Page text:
10 meter vertical dipole

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wesm1957

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I have constructed a 10 meter vertical dipole antenna to use with the HTX-100 radio I just got. I have looked on a few sites that show others using a 1:1 air coil balun on their antennas. This is the antenna I have constructed : 10M Vertical Antenna by dxzone.com. My question is it needed? I have not gotten the antenna up and coax ran yet. I am planning on doing that Thursday as long as the pinched nerve in my arm will let me.

Thanks,
Wes
 

LtDoc

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I'm not sure what you are asking. If it's if a vertical dipole will work, or work with your radio, then the answer is yes. If you are asking if a balun, as opposed to a 'choke' is necessary, then the answer in both cases is not absolutely. There's considerable difference between a balun and a choke, no idea which you mean. If that 'balun' (choke) amounts to several turns of coax in a coil then that isn't a balun in any way, it's a choke , and they can certainly be handy in some instances. A 'choke' chokes off stray/unwanted signals from the outside of a feed line which can cause problems. A balun only changes from an unbalanced feed line (coax) to a balanced radiator/antenna such as a dipole, which can cause some distortion in the radiation pattern. Either of those 'states' can cause unwanted 'crap' on the feed line that you would rather not contend with. Neither are mandatory or always a necessity. How do you tell it either are a necessity? Try it without that 'doo-dad' and see what happens. No particular 'bad' thing happens? Then don't bother.
You gotta do some thinking and trying before you'll ever know what I'm saying. So, doit how ever you want and see if it needs 'correcting', you know? Not only do you 'correct' some wrong, in some instances you even figure out why it happens!
- 'Doc

If you don't make mistakes then you never learn, and you'll nev er know why...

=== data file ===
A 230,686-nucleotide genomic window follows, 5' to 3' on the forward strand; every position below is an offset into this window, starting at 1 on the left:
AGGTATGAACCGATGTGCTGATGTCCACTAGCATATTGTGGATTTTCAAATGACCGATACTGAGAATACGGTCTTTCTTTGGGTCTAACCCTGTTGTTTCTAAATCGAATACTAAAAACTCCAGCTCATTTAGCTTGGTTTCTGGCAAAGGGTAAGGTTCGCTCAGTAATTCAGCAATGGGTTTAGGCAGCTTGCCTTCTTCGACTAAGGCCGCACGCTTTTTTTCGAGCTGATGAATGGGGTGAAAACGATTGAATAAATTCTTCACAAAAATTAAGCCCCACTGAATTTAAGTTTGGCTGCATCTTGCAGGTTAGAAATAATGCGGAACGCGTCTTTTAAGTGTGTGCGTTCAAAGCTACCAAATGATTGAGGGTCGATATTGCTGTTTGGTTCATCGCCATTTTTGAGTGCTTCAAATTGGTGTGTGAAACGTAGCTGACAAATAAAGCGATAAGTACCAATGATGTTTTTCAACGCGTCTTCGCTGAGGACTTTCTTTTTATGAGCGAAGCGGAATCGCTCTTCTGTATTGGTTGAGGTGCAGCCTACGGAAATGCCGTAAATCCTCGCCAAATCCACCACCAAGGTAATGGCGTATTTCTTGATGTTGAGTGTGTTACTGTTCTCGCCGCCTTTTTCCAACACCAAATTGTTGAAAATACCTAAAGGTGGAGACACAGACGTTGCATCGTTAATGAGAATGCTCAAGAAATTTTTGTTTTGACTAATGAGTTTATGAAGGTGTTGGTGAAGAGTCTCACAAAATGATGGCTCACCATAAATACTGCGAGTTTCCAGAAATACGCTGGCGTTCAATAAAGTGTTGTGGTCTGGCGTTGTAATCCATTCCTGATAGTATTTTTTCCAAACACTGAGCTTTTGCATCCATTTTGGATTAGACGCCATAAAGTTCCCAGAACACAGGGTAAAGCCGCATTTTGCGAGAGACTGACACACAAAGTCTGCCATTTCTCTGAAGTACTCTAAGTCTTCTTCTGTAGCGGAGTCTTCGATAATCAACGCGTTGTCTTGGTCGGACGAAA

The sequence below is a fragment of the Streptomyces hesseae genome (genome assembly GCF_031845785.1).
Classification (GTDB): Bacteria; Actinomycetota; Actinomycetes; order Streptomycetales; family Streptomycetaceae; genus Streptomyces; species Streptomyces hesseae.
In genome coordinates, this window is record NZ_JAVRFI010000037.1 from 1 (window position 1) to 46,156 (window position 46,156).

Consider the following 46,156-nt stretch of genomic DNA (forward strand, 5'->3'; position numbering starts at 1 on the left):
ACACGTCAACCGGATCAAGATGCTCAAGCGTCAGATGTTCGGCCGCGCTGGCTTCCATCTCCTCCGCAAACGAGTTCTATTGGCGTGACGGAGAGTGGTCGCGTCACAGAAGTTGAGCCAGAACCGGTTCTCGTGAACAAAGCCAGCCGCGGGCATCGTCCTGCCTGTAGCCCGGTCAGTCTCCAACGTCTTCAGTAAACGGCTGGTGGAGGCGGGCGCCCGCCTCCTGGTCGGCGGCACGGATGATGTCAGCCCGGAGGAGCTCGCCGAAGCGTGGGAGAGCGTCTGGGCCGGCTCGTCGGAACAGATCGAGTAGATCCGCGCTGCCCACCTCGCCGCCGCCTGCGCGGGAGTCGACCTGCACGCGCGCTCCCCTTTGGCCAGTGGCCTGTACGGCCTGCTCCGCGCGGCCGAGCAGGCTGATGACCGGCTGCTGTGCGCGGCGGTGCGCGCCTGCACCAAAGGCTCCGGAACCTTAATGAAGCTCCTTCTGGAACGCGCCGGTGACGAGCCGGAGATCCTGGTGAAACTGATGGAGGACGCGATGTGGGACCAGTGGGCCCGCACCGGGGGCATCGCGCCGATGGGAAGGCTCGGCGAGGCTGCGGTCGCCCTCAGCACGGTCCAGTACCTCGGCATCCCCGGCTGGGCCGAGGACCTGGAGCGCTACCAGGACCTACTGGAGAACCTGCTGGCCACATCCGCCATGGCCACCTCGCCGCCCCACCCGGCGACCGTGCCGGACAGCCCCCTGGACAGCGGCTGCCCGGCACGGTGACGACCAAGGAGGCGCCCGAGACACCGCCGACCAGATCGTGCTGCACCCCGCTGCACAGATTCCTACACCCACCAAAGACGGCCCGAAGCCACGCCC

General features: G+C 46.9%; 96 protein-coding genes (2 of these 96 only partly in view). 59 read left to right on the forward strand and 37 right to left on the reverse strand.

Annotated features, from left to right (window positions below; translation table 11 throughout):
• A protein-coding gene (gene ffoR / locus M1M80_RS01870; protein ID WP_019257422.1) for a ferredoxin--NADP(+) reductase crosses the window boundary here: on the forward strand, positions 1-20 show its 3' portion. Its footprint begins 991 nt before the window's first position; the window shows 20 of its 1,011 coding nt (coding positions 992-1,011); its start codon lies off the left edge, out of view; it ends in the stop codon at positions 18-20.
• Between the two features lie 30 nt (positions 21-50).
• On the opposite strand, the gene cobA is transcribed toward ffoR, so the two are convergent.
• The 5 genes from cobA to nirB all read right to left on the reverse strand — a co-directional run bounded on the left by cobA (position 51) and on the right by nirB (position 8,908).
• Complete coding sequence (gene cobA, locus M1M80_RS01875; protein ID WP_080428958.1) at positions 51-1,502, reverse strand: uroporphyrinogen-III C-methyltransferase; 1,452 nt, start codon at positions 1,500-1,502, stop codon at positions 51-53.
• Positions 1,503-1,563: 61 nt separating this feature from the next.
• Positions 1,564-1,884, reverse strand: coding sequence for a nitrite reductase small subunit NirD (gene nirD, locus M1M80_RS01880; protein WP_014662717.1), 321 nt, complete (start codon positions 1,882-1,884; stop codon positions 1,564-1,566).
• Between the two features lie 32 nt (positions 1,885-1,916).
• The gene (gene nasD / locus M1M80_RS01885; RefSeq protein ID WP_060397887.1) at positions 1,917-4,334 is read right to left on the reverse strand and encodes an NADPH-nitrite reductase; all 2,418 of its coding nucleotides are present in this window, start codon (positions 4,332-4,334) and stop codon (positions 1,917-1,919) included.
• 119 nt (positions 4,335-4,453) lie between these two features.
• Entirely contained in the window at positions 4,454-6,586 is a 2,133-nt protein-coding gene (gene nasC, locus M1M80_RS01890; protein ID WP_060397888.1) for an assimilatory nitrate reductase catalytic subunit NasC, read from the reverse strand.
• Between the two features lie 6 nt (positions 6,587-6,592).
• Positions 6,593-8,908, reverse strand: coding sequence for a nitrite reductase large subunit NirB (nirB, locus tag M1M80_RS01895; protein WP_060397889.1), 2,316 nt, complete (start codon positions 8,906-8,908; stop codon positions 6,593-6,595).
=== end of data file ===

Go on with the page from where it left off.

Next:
zz0468

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"Needed"? It depends. Typically, on HF, you're not likely to notice any problem without the balun. Your antenna will just load up and radiate signals. What you won't be aware of is things like line radiation from the coax.

But sometimes that can be a problem, like RF in the shack, or a really screwed up antenna pattern if you're using a yagi. In which case, you use the balun to solve whatever particular specific problem. I've put up plenty of dipoles fed with coax and no balun. They worked just fine. I've had a few of them that caused RF in the shack or had excessive noise pickup. Baluns sometimes helped.
 
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zz0468

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...If you are asking if a balun, as opposed to a 'choke' is necessary, then the answer in both cases is not absolutely.
LOL... we posted at the same instant. At least our messages are consistent. Most threads don't do nearly so well!
 

LtDoc

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You know, I was just thinking that we said dang near the same thing but just in a little bit different way. Hmm, amazing how like minds thing alike! And then again, that can really be more insulting than I intended, right? Oh well. I figure not using a balun is just one less 'point of failure' I have to contend with. The biggest difference is usually in the 'shape' of the radiation pattern, and since that can get really 'odd' from a number of reasons, how in the world can you correct that consistently?
There's always some 'variation' in the shape of a radiation pattern, doesn't matter if you are talking about a vertical antenna, a horizontal one. You 'learn' to compensate for that, especially with a directional antenna. Does that mean that you -might- miss something on the 'edge' of reception? Yep, but so what, that can happen with any antenna system. You can't 'correct' for everything, so do what you can and quit worrying about it!
Howz that for a compromise?? Or 'cop out', whatever you wanna call it?
- 'Doc
 

K7MEM

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This is the balun I have started building: BUILD AN AIR WOUND 1:1 CHOKE BALUN FOR HF - THE UGLY BALUN! I will be able to put it in line if needed. Thanks for all the replies. I will have to try it both ways and see what the difference is. I will have to use a field strength meter to make sure I don't have any RF in the shack.